Advocacy in the Youth Court Update

Essential for criminal law practitioners who attend at the youth court

  • 3 ratings, 115 users enrolled

Course Overview

Essential for anyone involved in advising in the area of Youth Court work, this 20-minute bite-size session will:

  •  Explain the important Sections of the PCC (S) A 2000
  •  Ensure viewers understand the definition of a ‘persistent offender’
  •  Consider issues relating to probationary drivers
  •  Offer an easily digestible approach to the various types of remand
  •  Consider both Section 240 and 240A of the Criminal Justice Act 2003
  •  Deal with youth rehabilitation orders and the breach of such orders
  •  Explore the circumstances in which a youth may be committed for sentence or remitted for sentence
  •  Ensure that practitioners are aware of the importance of sentencing guidelines

What are the requirements?

  • Watch the recorded webinar, review the supporting documentation and complete the short quiz to test your legal knowledge
  • This course provides 0.5 CPD points

Learning Outcomes

  • On completion of the course you will:
  • • Have a more practical understanding of how the youth court works and appreciate the importance of keeping up to date with new offences and new sentences available to the Court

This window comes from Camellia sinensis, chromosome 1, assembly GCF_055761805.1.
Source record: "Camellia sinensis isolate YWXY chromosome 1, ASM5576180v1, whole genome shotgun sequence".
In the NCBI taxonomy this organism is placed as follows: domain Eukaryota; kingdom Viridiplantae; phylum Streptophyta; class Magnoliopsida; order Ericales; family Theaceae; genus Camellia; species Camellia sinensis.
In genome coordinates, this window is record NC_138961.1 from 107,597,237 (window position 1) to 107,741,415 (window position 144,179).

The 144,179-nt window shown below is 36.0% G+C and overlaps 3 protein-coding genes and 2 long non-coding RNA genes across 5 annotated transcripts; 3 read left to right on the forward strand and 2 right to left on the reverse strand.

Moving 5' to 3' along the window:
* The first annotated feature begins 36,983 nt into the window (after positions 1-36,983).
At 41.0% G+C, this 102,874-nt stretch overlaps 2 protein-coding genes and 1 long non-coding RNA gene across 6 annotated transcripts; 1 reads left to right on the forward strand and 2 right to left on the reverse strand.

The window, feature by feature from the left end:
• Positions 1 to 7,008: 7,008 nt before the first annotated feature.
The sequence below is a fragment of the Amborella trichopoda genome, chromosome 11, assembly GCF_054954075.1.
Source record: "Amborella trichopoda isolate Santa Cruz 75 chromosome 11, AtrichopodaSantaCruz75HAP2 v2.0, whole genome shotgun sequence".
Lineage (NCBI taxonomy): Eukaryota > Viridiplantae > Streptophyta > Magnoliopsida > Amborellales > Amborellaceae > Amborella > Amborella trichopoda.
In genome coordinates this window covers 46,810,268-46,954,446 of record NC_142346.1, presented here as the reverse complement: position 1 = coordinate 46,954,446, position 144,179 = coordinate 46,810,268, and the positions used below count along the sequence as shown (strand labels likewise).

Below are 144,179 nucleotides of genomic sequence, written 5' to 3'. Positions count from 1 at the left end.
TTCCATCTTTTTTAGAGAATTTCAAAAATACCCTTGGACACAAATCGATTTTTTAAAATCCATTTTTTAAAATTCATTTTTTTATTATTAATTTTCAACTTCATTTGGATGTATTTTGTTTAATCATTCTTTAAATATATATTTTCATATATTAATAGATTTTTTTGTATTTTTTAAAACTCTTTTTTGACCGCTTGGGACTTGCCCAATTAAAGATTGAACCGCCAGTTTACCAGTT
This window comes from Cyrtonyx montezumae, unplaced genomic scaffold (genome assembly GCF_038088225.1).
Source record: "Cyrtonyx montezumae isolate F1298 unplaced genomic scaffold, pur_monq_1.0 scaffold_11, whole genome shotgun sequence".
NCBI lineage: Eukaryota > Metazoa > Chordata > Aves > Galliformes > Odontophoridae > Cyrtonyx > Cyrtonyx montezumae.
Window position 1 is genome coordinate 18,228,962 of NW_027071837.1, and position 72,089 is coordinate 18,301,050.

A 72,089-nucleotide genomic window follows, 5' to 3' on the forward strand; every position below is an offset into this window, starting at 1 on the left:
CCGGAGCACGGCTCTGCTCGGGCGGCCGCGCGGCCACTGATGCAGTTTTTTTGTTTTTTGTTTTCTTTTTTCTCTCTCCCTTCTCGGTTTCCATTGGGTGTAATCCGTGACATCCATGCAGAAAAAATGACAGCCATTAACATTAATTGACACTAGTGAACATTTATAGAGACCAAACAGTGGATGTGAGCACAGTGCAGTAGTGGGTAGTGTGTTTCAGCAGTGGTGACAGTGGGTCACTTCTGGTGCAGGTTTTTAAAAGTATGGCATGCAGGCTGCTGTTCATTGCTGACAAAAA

• • Understand the importance of Sentencing Guidelines and be aware of the circumstances in which you might be required to assist the Court in the area of sentencing
  • • Appreciate the difference between persistent and non-persistent offenders
  • • Have considered the best advice to give to the client concerning the possible sentence
  • • Be able to recognise circumstances in which the client, upon plea, could possibly face a committal for sentence
  • • Feel confident when certain things are sprung upon you, as they often are at Court!

What is the target audience?

  • Qualified criminal practitioners



About Instructor - Colin Beaumont

Colin Beaumont graduated in law in 1981 and qualified as a Barrister in 1982. He worked for many years in the Magistrates’ Court service until 1996 when he re-qualified as a Solicitor and joined a large criminal legal aid practice. He became a partner with the firm. He retired as a solicitor in 2016 and has returned to his Inn of Court at The Inner Temple. Colin has been teaching the profession for the last 25 years and continues to do so.

Course Curriculum

recorded Webinars

  • Webinar

Supporting Documentation

  • Slides
    5 Page


  • Quiz